## Narrative

Students begin the course with a study of sequences, which is also an opportunity to revisit linear and exponential functions. Students represent functions in a variety of ways while addressing some aspects of mathematical modeling. This work leads to looking at situations that are well modeled by polynomials before pivoting to a study of the structure of polynomial graphs and expressions. Students do arithmetic on polynomials and rational functions and use different forms to identify asymptotes and end behavior. Students also study polynomial identities and use some key identities to establish the formula for the sum of the first \(n\) terms of a geometric sequence.

Next, students extend exponent rules to include rational exponents. They solve equations involving square and cube roots before developing the idea of \(i\), a number whose square is \(\text-1\), expanding the number system to include complex numbers. This allows them to solve quadratic equations with non-real solutions.

Building on rational exponents, students return to their study of exponential functions and establish that the property of growth by equal factors over equal intervals holds even when the interval has non-integer length. They use logarithms to solve for unknown exponents, and are introduced to the number \(e\) and its use in modeling continuous growth. Logarithm functions and some situations they model well are also briefly addressed.

Students learn to transform functions graphically and algebraically. In previous courses and units, students adjusted the parameters of particular types of models to fit data. Here, they consolidate and generalize this understanding. This work is useful in the study of periodic functions that comes next. Students work with the unit circle to make sense of trigonometric functions and use those functions to model periodic relationships.

The last unit, on statistical inference, focuses on analyzing data from experiments using normal distributions. Students learn to account for variability in data and estimate population mean, margin of error, and proportions using sampling and simulations. They develop skepticism about news stories that summarize data inappropriately.

Within the classroom activities, students have opportunities to engage in aspects of mathematical modeling. Additionally, modeling prompts are provided for use throughout the course. Modeling prompts offer opportunities for students to engage in the full modeling cycle. These can be implemented in a variety of ways. Please see the course guide for a more detailed explanation of modeling prompts.

### Unit 1: Sequences and Functions

This unit provides an opportunity to revisit representations of functions (including graphs, tables, and expressions) at the beginning of the Algebra 2 course, using the example of a sequence as a particular type of function. Through many concrete examples, students learn to identify geometric and arithmetic sequences. They see them as examples of the exponential and linear functions they learned about in previous courses, defined by a subset of the integers.

Students begin with an invitation to describe sequences with informal language. They write out the terms of sequences arising from mathematical situations, in addition to interpreting and creating tables and graphs about the given relationship. Students learn that sequences are a type of function in which the input variable is the position and the output variable is the term at that position. They learn to interpret and then write their own definitions for sequences recursively using function notation.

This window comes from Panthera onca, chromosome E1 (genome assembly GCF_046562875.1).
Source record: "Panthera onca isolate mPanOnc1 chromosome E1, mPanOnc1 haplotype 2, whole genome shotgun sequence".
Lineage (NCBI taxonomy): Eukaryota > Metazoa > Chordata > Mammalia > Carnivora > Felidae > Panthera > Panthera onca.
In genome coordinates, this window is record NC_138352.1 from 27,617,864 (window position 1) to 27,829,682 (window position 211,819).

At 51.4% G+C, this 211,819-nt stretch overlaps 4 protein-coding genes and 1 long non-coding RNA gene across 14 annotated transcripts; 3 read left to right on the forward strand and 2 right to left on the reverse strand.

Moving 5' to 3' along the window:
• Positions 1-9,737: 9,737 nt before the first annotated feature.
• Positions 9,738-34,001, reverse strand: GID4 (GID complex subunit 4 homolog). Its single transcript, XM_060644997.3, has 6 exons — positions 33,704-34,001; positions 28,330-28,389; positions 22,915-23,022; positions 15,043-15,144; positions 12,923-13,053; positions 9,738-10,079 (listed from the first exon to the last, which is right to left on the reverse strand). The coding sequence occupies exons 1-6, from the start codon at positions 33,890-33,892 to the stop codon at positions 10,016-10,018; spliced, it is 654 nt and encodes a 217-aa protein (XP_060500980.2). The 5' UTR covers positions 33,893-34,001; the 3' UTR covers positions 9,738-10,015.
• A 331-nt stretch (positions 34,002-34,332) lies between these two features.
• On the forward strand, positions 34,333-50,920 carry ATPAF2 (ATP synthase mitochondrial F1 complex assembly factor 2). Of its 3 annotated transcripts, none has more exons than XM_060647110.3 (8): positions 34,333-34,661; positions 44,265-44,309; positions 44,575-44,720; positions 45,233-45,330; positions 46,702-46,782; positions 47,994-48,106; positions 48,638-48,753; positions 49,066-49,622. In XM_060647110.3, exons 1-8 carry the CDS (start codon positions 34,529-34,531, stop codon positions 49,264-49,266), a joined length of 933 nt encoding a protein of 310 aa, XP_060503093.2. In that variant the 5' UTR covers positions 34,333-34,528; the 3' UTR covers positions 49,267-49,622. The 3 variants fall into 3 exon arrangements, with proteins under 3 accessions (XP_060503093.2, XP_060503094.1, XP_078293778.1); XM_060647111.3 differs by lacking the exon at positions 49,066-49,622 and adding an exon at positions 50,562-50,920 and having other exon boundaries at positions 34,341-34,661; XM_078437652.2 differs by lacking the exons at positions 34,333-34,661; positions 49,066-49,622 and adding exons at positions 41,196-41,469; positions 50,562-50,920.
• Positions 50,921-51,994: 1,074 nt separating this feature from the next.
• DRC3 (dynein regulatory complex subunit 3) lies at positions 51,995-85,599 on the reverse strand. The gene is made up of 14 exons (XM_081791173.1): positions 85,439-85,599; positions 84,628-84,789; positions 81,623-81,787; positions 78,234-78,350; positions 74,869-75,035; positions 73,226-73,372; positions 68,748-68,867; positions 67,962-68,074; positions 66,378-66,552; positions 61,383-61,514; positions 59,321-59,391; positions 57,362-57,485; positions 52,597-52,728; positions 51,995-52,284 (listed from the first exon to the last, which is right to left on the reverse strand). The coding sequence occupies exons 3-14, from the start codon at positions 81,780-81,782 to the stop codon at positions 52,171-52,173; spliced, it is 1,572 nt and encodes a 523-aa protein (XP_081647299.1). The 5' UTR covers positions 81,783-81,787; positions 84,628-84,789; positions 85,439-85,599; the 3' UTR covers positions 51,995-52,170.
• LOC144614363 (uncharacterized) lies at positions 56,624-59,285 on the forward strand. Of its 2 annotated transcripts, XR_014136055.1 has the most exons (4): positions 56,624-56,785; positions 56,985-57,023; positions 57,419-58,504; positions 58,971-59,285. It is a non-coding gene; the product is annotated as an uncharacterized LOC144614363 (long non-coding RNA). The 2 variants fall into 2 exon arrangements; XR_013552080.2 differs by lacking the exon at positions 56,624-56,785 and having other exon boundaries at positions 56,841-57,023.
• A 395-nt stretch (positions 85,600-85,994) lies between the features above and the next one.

Expressions for the \(n^{\text{th}}\) term of a sequence are built up through expressing regularity in repeated reasoning (MP8), building on students’ prior experiences studying linear and exponential functions. For example, the geometric sequence 6, 18, 54, 162, . . . could be written as \(6, 6\boldcdot3, 6\boldcdot3\boldcdot3, 6\boldcdot3\boldcdot3\boldcdot3, . . .\) which makes it clearer to see that the \(n\)^{th} term can be defined by \(f(n)=6 \boldcdot 3^{n-1}\), assuming we start at \(f(1)=6.\)

In the last part of the unit, students use sequences to model several situations represented in different ways (MP4). This isn’t meant to be full-blown modeling, but to touch on some practices that must be attended to while modeling, such as choosing a good model, identifying an appropriate domain, or expressing numbers with an appropriate level of precision given the situation. Students also recognize that a sequence is an appropriate type of function to use as a model for these situations since the domain of each is a subset of the integers. Finally, students encounter some situations in which it makes sense to compute the sum of a finite sequence. Developing a formula for such a sum occurs in a future unit.

### Unit 2: Polynomials and Rational Functions

In previous courses, students learned about linear and quadratic functions. They rewrote expressions for these functions in different forms to reveal structure and identified key features of their graphs, such as intercepts. In this unit, students will expand their earlier work as they investigate polynomials of higher degree and the features that all polynomial functions have in common.

The unit begins with an introduction to some situations polynomial functions are good at modeling. Students learn to identify the degree of a polynomial and gain exposure to what graphs of polynomials can look like as they build intuition for what features these graphs can and cannot have. Some aspects of graphs brought out in this unit, such as symmetry and end behavior, will continue to be important in a later unit when students compare square and cube functions in order to understand why there can be two or zero square roots of a number but only one cube root.